The architecture of DotNetNuke has evolved from a simple rewrite of the IBuySpy Portal into a best-practice example of enterprise-level design patterns and coding standards that can be applied in the real world. This chapter explains the components of the architecture behind DotNetNuke and how they work together to form an enterprise-worthy web application framework.
Before tackling the architectural overview, however, you should understand some key technologies that DotNetNuke employs.
DotNetNuke was originally derived from the IBuySpy Portal Starter Kit. IBuySpy was written in VB.NET and showcased some interesting development concepts of the "new" ASP.NET platform. If you look under the hood of DotNetNuke today, it doesn't even resemble IBuySpy. We've taken the basic principles of dynamic content from IBuySpy and applied many best-practice design patterns and coding standards that have evolved as the .NET Framework has grown.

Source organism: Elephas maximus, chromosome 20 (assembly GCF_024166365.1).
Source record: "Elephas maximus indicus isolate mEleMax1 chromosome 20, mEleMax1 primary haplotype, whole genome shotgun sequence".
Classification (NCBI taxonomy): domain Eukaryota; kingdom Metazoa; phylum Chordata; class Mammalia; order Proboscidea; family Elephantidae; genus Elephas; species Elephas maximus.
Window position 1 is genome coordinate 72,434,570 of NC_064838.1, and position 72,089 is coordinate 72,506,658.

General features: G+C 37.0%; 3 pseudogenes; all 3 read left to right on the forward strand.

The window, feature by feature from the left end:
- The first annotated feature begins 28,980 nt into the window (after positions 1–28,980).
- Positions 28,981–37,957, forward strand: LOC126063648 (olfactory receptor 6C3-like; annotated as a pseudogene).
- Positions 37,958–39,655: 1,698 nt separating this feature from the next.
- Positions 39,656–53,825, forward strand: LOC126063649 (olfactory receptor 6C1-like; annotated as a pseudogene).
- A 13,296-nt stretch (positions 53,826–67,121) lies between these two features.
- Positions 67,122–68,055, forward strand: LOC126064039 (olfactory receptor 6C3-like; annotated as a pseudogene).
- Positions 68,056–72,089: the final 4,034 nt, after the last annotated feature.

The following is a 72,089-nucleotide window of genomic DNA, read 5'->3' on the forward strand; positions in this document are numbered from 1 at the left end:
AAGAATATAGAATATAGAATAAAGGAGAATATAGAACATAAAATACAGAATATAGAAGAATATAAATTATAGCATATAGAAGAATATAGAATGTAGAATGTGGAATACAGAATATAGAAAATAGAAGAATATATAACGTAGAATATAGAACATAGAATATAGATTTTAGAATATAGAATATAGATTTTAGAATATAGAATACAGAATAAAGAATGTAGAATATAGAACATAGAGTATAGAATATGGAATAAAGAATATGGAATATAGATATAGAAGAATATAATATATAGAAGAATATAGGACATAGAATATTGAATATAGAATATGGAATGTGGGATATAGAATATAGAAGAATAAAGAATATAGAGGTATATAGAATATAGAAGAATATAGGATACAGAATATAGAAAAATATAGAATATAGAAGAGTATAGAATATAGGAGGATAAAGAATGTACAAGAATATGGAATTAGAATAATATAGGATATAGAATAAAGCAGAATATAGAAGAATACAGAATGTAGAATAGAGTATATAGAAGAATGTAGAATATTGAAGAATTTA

DotNetNuke uses several key technologies in its supported architecture:
An operating system that supports ASP.NET (that is, Windows 2000 with SP4, Windows 2003 Server, Windows XP with SP3, Vista, and so on)
The ASP.NET framework (Early versions of DotNetNuke ran on the then current version of ASP.NET. DotNetNuke versions 4 and 5 require the ASP.NET 2.0 or later framework for both runtime and development.)
Visual Basic .NET (C# or any other CLR-compliant language can be used to write extensions to the platform.) ...